Tuesday, December 15, 2009
Not long ago banks used to be sort of community centers where you spent languorous afternoons chatting up fellow visitors as you waited for your cash or draft. You knew jolly well that even if you moved heaven and earth you could not speed things up. You took it all in your stride and tried to make the best of the situation. You studied human nature from your vantage point, as you disinterestedly browsed the part of the day’s paper that fell your way. It was fun to see the clerks animatedly handling the voluminous ledgers, pepped up by endless rounds of tea and gossip. Life inside was indeed hectic, while very little really got done. At the end, when your business was completed, you came out with a sense of having accomplished something.
Not anymore. Banks are fast changing their ways. Speed is the buzzword for them now. Your account will be opened before your coffee gets cold—boasts one bank; while another sends the mobile ATM around, so that you may draw money nearer home. In the name of dispensing prompt customer service, banks seem hell bent to dispense with the poor customer.
With all kinds of machines crowding the scene, your business is done in a flash, without your having to visit the bank. Some banks even slap you a charge for visiting their premises. Banks would be happy to see the back of poor you at the earliest, or better still, not see you at all. But is speed the only thing that the customers want? Not always, as an enterprising banker learnt the hard way.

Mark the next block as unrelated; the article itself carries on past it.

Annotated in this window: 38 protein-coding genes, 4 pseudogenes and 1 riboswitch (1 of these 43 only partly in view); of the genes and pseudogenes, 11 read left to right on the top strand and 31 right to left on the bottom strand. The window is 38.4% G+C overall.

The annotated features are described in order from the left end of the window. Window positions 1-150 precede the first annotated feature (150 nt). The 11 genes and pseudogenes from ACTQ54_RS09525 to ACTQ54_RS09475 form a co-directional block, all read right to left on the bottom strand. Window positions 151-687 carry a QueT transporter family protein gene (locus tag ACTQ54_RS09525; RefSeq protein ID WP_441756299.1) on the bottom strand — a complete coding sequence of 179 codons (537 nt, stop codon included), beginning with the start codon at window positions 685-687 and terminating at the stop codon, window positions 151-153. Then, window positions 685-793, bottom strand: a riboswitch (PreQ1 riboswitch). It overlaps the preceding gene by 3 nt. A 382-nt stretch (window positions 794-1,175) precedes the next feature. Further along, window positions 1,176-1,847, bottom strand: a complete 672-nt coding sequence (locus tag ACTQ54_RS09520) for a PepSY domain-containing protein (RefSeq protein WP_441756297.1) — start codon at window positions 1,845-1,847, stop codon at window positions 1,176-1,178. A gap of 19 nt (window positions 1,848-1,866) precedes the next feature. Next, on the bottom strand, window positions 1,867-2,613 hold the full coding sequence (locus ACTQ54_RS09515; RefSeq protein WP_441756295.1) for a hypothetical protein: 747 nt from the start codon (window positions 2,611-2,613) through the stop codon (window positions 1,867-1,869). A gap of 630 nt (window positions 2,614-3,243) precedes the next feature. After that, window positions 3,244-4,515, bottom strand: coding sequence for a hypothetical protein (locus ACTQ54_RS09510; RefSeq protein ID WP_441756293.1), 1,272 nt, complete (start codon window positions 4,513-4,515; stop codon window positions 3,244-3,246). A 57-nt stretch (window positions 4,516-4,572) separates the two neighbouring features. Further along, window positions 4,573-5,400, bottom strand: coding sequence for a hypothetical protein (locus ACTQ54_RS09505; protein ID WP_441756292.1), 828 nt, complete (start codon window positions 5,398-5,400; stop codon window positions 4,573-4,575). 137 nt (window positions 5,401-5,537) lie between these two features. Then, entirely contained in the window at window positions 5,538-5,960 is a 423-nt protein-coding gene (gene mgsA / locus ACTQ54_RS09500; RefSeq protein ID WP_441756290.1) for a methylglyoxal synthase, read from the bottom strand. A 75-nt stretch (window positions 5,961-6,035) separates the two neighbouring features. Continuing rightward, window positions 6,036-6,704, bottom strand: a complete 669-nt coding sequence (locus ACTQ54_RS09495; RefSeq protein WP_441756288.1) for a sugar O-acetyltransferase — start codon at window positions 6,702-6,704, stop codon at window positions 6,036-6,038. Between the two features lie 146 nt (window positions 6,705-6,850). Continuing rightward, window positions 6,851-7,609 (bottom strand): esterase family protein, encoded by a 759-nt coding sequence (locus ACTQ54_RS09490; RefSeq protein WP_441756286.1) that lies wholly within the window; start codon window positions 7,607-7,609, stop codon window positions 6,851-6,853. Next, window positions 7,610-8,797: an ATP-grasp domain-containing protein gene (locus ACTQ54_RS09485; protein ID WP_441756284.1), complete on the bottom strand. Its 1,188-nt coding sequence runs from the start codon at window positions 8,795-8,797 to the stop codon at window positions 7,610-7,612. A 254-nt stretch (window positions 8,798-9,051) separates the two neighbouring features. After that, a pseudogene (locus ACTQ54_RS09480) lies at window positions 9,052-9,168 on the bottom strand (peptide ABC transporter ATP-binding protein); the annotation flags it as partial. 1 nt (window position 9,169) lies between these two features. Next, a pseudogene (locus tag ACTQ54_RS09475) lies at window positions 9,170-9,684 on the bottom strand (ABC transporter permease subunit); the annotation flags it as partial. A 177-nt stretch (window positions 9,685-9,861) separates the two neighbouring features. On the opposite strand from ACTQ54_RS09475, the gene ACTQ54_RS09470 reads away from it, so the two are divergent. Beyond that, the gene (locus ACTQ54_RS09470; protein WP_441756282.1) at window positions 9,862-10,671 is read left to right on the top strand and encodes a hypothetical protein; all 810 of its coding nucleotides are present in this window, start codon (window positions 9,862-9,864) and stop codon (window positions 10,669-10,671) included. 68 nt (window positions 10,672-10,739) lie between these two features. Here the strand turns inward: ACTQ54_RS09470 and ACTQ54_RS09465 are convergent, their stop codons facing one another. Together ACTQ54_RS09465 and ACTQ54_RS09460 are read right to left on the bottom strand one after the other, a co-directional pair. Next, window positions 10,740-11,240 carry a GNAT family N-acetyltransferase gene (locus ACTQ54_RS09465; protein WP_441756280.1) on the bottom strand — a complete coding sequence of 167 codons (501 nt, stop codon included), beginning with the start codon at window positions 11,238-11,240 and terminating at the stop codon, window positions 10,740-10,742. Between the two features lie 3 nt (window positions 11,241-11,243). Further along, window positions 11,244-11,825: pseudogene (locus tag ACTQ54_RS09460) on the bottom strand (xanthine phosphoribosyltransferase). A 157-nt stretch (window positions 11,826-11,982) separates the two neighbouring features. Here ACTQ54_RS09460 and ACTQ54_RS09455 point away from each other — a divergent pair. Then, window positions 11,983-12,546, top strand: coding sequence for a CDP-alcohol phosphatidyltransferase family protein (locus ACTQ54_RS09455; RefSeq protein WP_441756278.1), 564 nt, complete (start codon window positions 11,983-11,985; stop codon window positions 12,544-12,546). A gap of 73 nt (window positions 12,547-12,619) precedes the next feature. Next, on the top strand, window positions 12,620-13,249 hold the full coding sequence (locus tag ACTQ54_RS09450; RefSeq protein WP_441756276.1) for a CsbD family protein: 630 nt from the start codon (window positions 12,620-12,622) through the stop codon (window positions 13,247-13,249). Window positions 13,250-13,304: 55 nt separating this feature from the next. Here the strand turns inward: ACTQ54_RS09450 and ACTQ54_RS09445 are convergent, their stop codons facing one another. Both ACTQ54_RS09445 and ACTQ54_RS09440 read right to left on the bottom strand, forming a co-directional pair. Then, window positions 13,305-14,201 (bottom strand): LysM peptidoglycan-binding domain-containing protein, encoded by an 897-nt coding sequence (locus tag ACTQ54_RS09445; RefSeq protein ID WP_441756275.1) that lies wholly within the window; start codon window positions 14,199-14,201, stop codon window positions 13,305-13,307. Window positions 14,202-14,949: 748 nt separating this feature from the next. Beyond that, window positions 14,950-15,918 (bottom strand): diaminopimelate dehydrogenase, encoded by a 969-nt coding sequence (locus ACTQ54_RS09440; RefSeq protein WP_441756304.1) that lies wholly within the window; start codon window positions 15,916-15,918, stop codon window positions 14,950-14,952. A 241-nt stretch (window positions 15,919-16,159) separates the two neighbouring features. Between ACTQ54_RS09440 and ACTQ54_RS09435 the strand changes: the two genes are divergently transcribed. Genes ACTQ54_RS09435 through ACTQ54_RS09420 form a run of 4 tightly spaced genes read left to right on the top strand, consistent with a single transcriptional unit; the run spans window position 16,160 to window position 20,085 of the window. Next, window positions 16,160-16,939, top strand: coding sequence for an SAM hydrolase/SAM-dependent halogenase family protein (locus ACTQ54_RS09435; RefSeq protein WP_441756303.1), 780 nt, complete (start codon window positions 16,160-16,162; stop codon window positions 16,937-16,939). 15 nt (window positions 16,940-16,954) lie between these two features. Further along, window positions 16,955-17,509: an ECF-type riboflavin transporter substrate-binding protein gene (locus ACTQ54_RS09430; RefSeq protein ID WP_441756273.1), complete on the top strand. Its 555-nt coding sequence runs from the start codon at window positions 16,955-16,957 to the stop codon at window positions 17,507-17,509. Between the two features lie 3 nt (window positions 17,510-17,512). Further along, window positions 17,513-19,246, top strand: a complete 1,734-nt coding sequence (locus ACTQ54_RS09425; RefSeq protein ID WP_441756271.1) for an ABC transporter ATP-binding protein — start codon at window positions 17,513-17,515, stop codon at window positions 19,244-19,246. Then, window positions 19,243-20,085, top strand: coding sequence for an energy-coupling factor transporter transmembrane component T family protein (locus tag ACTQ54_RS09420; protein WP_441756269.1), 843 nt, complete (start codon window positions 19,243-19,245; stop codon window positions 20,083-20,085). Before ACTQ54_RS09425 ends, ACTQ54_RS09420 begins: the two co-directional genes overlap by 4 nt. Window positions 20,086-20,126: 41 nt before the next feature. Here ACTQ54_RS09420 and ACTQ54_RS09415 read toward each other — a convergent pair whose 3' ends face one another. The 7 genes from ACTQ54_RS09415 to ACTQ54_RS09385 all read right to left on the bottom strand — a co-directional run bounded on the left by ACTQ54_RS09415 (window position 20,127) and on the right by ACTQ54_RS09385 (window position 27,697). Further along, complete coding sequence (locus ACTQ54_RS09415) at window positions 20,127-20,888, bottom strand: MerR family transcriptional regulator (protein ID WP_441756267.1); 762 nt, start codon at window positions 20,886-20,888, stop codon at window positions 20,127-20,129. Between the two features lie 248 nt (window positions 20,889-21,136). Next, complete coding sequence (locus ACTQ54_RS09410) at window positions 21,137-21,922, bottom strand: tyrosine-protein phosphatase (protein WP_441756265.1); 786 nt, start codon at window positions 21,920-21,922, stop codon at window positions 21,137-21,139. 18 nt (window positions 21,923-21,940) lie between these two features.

This young manager took over a branch which catered to a large number of pensioners. On every pension day, usually the first working day of the month, the branch turned into a veritable fish market, swarming with old pensioners. The total lack of order started to grate on the nerves of the new manager. He took stock of the situation and found out that just one cashier attended to all the pensioners, causing lengthy waiting time for them. Thinking that the pandemonium was a show of protest by the senior citizens over slow service, he made up his mind to set things right. On the next pension day, the whole bank was waiting to greet the pensioners and in a very systematic way they were disposed of one by one. During the lunch time as the manager was praising himself for a job well done, a host of old customers barged into his cabin and demanded to know why everybody wanted to drive them away from the bank. They said they eagerly looked forward to that particular day of the month, to be able to spend some time with old friends and colleagues. They enjoyed every bit of the hullabaloo as it brought some excitement to their monotonous lives. They would not mind waiting longer for their pensions. The enthusiastic manager had to reluctantly revert to the old ways.